For the second year in a row, I forgot all about Sturgis until it was already going (not that I'd actually attend), and for the second year in a row, the resurrected (for the 5th time?) Indian Motorcycles - now part of Polaris Industries - released a new bike.  Last year, it was the Chief.  This year, it's the Scout.

Source: Auto Blog

Check out these videos from Indian Motorcycle's YouTube channel.

Pretty cool, right?  Here's my favorite look for the bike, so far.

Source: Cycle World

Cycle World, Motorcycle Daily and Motorcycle USA (among others, I presume) have all published first ride impressions online, and their reviews are mostly glowing, with only minor nits to pick.  The Cycle World review seems to verge on sycophancy, but maybe the bike really is that good.

Source: Motorcycle Daily

Just looking at it, you can tell that Indian decided to ride the fence between tradition and high technology.  The frame is mostly cast aluminum, as opposed to the traditional tubular steel cradle frames of traditional cruisers.  The typical cruiser engine is a narrow-angle V-twin with air cooling and two push-rod-actuated valves per cylinder.  The Scout's engine features a 60 degree V angle, liquid cooling, four valves per cylinder, dual overhead cams and a counter-balancer.  It doesn't even pretend to be air cooled, like the Harley-Davidson V-Rod with its fake cooling fins.  Actually, besides the fake cooling fins, the Scout's engine specs are pretty similar to that of the V-Rod.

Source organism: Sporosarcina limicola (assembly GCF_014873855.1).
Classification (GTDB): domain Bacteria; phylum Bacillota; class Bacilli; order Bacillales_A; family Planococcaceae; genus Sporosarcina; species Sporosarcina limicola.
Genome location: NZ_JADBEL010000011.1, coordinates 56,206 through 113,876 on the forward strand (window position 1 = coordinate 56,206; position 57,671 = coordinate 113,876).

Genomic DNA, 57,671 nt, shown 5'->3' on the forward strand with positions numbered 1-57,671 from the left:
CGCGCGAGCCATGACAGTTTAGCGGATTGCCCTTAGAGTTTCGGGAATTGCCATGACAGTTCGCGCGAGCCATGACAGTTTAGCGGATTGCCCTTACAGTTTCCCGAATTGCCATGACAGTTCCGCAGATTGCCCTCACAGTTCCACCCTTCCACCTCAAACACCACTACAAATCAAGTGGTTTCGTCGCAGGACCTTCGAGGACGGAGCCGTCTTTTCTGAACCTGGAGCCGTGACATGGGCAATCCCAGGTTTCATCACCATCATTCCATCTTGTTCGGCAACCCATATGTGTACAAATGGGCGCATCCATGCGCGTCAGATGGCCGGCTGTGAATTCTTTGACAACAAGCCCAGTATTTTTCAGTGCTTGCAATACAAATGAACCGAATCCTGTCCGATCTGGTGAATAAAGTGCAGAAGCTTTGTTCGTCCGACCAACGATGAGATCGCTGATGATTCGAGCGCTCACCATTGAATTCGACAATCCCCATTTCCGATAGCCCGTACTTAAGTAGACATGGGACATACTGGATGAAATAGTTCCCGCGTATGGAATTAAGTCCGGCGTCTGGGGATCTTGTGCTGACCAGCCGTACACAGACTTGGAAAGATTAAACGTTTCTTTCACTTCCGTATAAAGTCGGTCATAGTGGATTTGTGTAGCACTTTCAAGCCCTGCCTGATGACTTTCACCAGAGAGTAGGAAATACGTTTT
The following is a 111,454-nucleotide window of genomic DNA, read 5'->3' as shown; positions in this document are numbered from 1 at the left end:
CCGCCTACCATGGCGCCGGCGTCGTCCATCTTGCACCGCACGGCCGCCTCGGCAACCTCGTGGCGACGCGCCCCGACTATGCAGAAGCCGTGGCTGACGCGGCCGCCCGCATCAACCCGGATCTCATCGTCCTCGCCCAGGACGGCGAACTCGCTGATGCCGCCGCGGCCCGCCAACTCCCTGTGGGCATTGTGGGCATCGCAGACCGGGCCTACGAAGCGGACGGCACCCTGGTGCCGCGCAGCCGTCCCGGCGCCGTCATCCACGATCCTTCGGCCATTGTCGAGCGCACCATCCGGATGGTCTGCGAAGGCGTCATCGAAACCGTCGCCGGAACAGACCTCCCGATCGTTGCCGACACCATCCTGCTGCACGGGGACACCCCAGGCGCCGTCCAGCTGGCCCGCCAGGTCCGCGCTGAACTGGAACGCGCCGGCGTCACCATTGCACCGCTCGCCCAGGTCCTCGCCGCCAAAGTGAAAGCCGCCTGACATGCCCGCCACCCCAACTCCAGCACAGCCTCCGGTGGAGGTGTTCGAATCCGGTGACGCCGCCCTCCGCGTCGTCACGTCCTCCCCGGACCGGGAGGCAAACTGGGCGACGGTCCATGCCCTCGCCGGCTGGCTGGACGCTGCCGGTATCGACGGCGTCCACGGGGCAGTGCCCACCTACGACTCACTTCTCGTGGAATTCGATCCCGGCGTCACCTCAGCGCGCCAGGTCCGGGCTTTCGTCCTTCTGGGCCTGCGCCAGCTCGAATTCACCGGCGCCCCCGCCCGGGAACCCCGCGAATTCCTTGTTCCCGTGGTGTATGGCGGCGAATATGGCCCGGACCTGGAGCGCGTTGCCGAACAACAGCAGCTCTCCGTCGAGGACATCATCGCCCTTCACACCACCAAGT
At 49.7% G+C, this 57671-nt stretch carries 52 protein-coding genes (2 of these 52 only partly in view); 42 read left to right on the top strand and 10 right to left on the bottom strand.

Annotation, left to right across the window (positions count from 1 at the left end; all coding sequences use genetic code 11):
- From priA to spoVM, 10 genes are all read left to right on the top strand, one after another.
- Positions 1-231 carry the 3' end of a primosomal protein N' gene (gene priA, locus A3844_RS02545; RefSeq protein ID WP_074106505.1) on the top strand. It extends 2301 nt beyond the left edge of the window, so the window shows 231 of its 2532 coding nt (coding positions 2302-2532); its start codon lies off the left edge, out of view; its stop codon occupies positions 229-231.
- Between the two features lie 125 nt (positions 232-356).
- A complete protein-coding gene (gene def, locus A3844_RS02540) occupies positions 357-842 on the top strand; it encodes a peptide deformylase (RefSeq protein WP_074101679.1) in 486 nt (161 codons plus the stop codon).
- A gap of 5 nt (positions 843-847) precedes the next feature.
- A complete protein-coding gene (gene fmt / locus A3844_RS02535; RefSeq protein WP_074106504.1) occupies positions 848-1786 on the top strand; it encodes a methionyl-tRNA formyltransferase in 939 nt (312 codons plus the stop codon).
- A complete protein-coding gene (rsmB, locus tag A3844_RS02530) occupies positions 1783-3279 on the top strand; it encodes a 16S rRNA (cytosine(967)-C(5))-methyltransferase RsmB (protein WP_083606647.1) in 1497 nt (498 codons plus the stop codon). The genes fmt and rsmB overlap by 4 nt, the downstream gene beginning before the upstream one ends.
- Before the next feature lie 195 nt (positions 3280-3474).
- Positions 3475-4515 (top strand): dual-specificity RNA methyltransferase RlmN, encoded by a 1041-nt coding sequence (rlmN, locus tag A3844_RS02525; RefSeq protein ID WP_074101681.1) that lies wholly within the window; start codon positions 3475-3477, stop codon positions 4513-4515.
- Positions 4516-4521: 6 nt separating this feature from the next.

Either way, an 1133 cc engine that generates 100 hp at the crank is very lightly stressed, which leaves lots of room for owners and tuners to squeeze a lot more out of it.

Source: Motorcycle Daily

In short, it's not as traditional as the Harley-Davidson Sportster (the quintessential American motorcycle), but it's nowhere near as radical as the Ducati Diavel.

The Sportster seems like the Scout's most natural competitor.  As far as specs go, the Scout beats the Sportster hands down.  It's lighter, more powerful (by 32 hp), generates similar torque and can lean further into a corner.

Source: Motorcycle Daily.  Click to enlarge.

You can read a more comprehensive list of specs for the Scout here, and for the Sportster here.  Unlike most motorcyclists, however, cruiser riders are notoriously impervious to spec sheets.  They choose bikes for far more subjective reasons.

The one disappointment about this bike is that - like the Sportster - it doesn't really live up to its own heritage.  But then, no bike could.  The Scout and the Sportster were the badass sport bikes of their day.  They competed in everything from road races, to flat tracks to off road scrambles.  And that's why it's impossible for any bike to live up to that heritage.  Bikes today are so specialized, that no bike could be converted into both a champion road racer and a champion enduro.